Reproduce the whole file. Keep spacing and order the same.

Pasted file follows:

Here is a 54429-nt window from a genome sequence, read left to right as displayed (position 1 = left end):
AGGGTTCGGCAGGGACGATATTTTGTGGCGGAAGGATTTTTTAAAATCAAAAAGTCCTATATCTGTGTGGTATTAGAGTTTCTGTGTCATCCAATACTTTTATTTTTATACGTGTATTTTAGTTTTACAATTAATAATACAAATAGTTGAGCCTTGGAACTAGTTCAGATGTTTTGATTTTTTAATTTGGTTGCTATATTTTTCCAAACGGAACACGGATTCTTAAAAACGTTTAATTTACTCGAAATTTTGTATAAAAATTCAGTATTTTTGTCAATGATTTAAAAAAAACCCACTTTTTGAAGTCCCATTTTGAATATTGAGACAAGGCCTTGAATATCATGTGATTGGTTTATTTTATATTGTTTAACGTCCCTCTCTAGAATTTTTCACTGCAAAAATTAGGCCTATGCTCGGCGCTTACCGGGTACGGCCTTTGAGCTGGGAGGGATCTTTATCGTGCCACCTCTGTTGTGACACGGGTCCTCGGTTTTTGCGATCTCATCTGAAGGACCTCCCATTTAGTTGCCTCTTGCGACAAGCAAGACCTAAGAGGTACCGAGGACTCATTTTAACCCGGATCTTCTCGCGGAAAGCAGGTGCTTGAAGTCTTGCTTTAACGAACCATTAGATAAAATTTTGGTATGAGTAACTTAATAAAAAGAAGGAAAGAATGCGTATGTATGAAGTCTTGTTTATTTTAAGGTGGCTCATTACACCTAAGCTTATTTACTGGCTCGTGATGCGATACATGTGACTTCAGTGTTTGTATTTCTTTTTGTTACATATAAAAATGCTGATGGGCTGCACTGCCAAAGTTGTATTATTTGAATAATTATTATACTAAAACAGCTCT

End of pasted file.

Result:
Here is a 54429-nt window from a genome sequence, read left to right as displayed (position 1 = left end):
AGGGTTCGGCAGGGACGATATTTTGTGGCGGAAGGATTTTTTAAAATCAAAAAGTCCTATATCTGTGTGGTATTAGAGTTTCTGTGTCATCCAATACTTTTATTTTTATACGTGTATTTTAGTTTTACAATTAATAATACAAATAGTTGAGCCTTGGAACTAGTTCAGATGTTTTGATTTTTTAATTTGGTTGCTATATTTTTCCAAACGGAACACGGATTCTTAAAAACGTTTAATTTACTCGAAATTTTGTATAAAAATTCAGTATTTTTGTCAATGATTTAAAAAAAACCCACTTTTTGAAGTCCCATTTTGAATATTGAGACAAGGCCTTGAATATCATGTGATTGGTTTATTTTATATTGTTTAACGTCCCTCTCTAGAATTTTTCACTGCAAAAATTAGGCCTATGCTCGGCGCTTACCGGGTACGGCCTTTGAGCTGGGAGGGATCTTTATCGTGCCACCTCTGTTGTGACACGGGTCCTCGGTTTTTGCGATCTCATCTGAAGGACCTCCCATTTAGTTGCCTCTTGCGACAAGCAAGACCTAAGAGGTACCGAGGACTCATTTTAACCCGGATCTTCTCGCGGAAAGCAGGTGCTTGAAGTCTTGCTTTAACGAACCATTAGATAAAATTTTGGTATGAGTAACTTAATAAAAAGAAGGAAAGAATGCGTATGTATGAAGTCTTGTTTATTTTAAGGTGGCTCATTACACCTAAGCTTATTTACTGGCTCGTGATGCGATACATGTGACTTCAGTGTTTGTATTTCTTTTTGTTACATATAAAAATGCTGATGGGCTGCACTGCCAAAGTTGTATTATTTGAATAATTATTATACTAAAACAGCTCT